Pages Menu
TwitterRssFacebook
Categories Menu

Posted by on Jan 9, 2014 | 0 comments

Salvation is not the point.  The point is what we do with Salvation.

Salvation is not the point. The point is what we do with Salvation.

At this moment a 450 ton, 385 foot long, monstrosity of mining equipment is parked in southern Idaho. This so-called “mega-load” is headed for the tar sands oil operations of Northern Alberta and thus has another 1300 miles to travel before it is used in the most energy and water demanding mining process in the already-black history of oil drilling. A profoundly well argued critical analysis of the dangers and costs associated with the mega-loads can be found in David James Duncan and Rick Bass’ The Heart of the Monster. Sitting here in Idaho, the local papers document, rather, the crawling 60 mile-per-day progress of the load: mostly to inform us about the impending traffic closures. The Christian community has responded in its typical fashion—with silence: silent about the tar sands, silent about our backyard mega-load corridor, silent about clear-cutting, dam building, and fracking—silent. Christian political discourse in this county has become so warped that you would think God cared more about stopping gay folks from having sex than...

Read More

Posted by on Nov 28, 2013 | 0 comments

This is How we Give Thanks: American-Style

This is How we Give Thanks: American-Style

For those of you outside the United States, today is our Thanksgiving. It is our last remaining cultural tip-of-the-hat to that quaint practice of harvest festivals. We eat a lot, drink a lot, most watch American football, and tomorrow we all head out to fight over the latest and greatest Black Friday sales at the local malls. This is how we give thanks: American-Style. Of course there are references, traditions, and gestures towards true thanksgiving. But they are mostly carried on by the old, and received with rolling eyes and communal sighs of discomfort from the rest of us. I for one HATE to say what I am thankful for in front a whole group of family. That is worse than singing Happy Birthday to Jesus on Christmas. Generally I would ignore the whole cultural apparatus of Thanksgiving, Black Friday, etc. and just go fishing. But today I bought myself a duck to roast. So while it is thawing in the fridge, I find myself in my usual corner...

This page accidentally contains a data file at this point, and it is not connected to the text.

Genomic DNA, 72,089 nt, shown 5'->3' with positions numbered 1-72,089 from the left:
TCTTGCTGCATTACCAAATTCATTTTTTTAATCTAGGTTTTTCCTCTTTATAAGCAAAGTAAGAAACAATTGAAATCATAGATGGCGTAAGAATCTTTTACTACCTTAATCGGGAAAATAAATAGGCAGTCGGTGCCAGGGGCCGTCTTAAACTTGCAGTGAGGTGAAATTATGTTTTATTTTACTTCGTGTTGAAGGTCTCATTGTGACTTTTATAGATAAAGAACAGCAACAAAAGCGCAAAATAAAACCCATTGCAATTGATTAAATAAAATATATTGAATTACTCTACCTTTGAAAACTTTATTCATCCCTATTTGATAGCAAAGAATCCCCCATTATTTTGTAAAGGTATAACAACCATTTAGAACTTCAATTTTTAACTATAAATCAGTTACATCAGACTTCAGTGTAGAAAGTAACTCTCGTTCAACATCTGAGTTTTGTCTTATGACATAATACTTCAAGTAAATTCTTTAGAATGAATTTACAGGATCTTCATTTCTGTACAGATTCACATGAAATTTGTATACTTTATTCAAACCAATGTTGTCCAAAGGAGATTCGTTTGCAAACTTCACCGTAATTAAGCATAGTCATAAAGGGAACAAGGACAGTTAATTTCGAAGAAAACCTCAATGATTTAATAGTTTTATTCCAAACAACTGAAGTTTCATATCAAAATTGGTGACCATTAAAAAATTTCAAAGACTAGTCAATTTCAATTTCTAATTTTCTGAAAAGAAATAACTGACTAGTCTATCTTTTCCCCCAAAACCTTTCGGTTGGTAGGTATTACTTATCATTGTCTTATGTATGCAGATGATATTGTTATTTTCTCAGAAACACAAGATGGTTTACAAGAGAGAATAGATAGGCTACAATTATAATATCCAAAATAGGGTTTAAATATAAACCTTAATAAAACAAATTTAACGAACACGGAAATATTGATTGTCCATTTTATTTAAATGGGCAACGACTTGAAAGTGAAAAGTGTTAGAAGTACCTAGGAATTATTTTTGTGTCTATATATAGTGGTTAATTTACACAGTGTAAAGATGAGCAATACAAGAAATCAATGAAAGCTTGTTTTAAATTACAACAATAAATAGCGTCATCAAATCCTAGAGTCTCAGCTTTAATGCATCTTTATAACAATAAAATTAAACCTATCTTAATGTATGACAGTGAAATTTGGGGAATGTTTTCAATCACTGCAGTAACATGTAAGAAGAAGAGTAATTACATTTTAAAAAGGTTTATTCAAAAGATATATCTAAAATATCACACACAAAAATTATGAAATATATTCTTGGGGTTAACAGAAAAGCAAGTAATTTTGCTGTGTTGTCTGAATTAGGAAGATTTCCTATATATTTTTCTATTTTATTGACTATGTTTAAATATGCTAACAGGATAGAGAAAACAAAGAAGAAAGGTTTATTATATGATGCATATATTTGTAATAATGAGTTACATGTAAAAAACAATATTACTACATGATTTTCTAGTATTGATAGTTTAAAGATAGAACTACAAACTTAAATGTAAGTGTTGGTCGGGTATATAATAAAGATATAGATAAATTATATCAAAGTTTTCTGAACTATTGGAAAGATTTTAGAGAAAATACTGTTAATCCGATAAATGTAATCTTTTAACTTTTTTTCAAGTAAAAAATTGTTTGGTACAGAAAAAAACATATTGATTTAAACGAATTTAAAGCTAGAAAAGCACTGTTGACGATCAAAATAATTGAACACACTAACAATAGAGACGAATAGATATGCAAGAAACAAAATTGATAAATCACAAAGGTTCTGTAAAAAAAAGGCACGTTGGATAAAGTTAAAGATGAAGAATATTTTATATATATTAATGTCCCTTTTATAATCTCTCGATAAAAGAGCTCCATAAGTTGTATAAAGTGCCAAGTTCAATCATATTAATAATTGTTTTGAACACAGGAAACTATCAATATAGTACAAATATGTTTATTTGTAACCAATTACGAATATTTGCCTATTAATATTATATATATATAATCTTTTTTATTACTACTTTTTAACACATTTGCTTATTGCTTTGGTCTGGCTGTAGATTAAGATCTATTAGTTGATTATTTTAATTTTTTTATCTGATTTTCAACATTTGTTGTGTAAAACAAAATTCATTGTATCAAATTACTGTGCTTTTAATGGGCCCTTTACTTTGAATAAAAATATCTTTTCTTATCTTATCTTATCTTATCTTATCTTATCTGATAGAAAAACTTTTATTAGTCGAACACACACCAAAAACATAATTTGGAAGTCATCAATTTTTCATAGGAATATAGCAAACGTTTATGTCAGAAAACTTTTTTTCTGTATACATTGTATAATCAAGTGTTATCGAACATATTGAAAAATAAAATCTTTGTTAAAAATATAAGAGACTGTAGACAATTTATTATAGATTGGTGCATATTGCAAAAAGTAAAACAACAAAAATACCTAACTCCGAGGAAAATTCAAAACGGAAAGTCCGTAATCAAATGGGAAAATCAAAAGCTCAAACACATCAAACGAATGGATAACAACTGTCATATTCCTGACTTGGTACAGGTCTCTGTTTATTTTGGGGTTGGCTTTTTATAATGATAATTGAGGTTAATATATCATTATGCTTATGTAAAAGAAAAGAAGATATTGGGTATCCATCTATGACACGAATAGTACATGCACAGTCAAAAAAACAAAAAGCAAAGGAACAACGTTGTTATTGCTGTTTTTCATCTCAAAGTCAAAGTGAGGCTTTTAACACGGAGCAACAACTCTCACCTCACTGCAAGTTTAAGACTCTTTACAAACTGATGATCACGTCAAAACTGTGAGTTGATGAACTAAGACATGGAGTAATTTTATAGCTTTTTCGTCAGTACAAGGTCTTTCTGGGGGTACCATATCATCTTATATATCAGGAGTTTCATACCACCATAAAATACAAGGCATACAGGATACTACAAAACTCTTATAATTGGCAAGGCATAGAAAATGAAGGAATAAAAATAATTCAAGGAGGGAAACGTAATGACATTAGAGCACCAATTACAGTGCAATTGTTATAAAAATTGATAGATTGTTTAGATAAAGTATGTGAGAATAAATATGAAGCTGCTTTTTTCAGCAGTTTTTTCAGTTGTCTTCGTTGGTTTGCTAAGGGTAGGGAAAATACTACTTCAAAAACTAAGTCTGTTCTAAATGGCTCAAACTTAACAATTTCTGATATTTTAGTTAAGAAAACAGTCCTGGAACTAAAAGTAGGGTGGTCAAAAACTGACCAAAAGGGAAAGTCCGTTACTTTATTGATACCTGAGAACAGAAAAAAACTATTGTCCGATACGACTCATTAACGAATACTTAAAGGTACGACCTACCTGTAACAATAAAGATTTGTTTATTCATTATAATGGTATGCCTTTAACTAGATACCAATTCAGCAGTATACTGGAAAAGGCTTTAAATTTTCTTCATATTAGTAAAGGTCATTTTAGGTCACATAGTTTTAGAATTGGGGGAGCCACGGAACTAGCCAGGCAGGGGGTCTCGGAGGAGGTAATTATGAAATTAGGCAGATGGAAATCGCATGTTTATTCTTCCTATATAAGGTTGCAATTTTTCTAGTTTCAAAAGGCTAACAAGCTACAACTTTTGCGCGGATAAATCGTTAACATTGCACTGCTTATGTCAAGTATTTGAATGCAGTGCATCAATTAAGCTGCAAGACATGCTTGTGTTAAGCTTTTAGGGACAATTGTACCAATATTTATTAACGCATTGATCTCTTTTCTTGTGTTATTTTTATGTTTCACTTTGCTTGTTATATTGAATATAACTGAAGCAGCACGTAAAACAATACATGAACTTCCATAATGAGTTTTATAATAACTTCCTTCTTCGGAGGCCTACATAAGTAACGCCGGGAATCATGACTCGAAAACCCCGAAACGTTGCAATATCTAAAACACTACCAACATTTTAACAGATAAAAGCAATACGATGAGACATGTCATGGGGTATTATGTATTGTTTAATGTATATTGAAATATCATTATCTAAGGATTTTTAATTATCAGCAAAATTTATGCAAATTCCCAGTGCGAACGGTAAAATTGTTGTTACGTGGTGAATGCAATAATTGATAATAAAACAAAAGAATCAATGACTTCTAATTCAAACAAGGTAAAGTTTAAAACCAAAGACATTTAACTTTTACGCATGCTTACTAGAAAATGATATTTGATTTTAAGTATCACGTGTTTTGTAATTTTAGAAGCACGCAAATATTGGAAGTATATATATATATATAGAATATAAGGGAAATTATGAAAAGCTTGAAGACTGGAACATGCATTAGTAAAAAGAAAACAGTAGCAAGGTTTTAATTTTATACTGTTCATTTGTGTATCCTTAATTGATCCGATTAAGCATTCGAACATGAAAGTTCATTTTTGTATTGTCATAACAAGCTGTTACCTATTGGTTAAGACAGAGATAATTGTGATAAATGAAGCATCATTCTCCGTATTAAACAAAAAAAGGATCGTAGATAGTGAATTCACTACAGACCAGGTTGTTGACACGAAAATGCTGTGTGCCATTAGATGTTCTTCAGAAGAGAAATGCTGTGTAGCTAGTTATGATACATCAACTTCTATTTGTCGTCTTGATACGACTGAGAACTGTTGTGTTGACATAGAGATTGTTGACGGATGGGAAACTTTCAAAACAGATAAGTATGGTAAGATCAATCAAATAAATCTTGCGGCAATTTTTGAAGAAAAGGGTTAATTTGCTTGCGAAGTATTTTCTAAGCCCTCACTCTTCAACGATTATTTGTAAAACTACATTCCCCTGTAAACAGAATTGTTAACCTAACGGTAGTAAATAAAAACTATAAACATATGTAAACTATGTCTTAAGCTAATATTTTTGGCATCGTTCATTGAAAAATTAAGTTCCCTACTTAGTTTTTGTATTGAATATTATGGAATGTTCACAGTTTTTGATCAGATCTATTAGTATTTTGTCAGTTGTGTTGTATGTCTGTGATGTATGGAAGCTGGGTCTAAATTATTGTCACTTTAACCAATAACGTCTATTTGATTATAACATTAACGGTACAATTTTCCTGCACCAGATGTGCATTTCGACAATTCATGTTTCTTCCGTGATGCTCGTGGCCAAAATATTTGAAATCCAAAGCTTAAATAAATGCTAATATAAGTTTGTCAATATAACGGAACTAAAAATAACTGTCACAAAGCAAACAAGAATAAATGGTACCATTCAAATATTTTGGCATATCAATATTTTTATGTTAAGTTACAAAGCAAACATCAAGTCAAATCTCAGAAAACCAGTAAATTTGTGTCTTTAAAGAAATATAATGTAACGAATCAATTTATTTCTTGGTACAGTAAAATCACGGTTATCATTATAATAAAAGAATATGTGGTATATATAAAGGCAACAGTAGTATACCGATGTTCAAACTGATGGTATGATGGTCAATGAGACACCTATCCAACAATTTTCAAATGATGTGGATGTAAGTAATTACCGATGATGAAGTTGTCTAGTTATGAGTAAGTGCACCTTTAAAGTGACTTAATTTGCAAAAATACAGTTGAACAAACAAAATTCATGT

Read More

Posted by on Sep 26, 2013 | 5 comments

Biblical Authority and the Primacy of Love

Biblical Authority and the Primacy of Love

Last week Barney succinctly presented his case that biblical authority is grounded in the early Church’s experience of God; these experiences were recorded in the Bible and we, as Christians, must submit to its authority. Unfortunately, I find this presentation of scriptural authority overly intellectualized. It is dependent on what we interpret, what we think, and what we believe. I reckon scriptural authority is based not on what we believe to be the case but on Whom we love. To be honest, Barney never says that we must think our way to the truth, but he does say that we must submit our beliefs and experiences to the revelation of scripture. Where his argument becomes dependent on the intellect is in the process of submission: this submission requires two levels of interpretation: 1) we must interpret the scriptures accurately so that we can submit our ideas to it and 2) we must interpret our experiences so that they are in line with what we believe to be true, given our interpretation of...

Read More

Posted by on Jul 19, 2013 | 9 comments

How the NSA Killed God

How the NSA Killed God

A majority of Americans approve of the National Security Administration’s (NSA) surveillance programs aimed at U.S. citizens with 56 percent of Americans “prioritize[ing] probes over privacy,” according to the latest Washington Post/Pew research numbers.[1] The argument in support of such broad and far-reaching government surveillance programs is, of course, based in counterterrorism. If we know enough, the intelligence supporters claim, we can stop future terrorist attacks. For a majority of Americans, it is clear: fear of terrorism is more pressing than freedom from government spies. True, the NSA surveillance programs have not created the dystopic realities of Orwell or Huxley. But they are (as is their broad popular support) symptomatic of a deeper and more sinister cultural reality: the reality of bureaucratization. The trend towards bureaucratization in the west has been in process for centuries and is rooted in a pursuit of efficiency and technique in all aspects of human endeavor. It is not simply the TPS report phenomenon of Office Space fame but, as Gabriel Marcel argues, it...

Read More

Posted by on Jun 27, 2013 | 1 comment

The Idol of Technology and the Fear of Bears

The Idol of Technology and the Fear of Bears

In the last ten years there has been an average of just under 3 fatalities by bear mauling per year in North America. The last death by the paws of a grizzly in Northwest Montana was in 1998. There are around 2 million visitors a year to Glacier National Park. Of the roughly 30 million visitors to Glacier in the last 15 years, how many do you reckon were frightened of bears? Statistics surely don’t tell you everything- or even very much- but these statistics illustrate our propensity to fear despite reality. How much more so would we fear what truly costs us? There is a hotel 12 miles inside the park boundary of Glacier National Park. Situated at the top end of a mountain valley, the Many Glacier Hotel marks the trailhead for several of the best hikes in the park. Consequently, when I worked there as a concierge, we received a great deal of foot traffic from backpackers, day hikers, and others, in addition to regular hotel...

Read More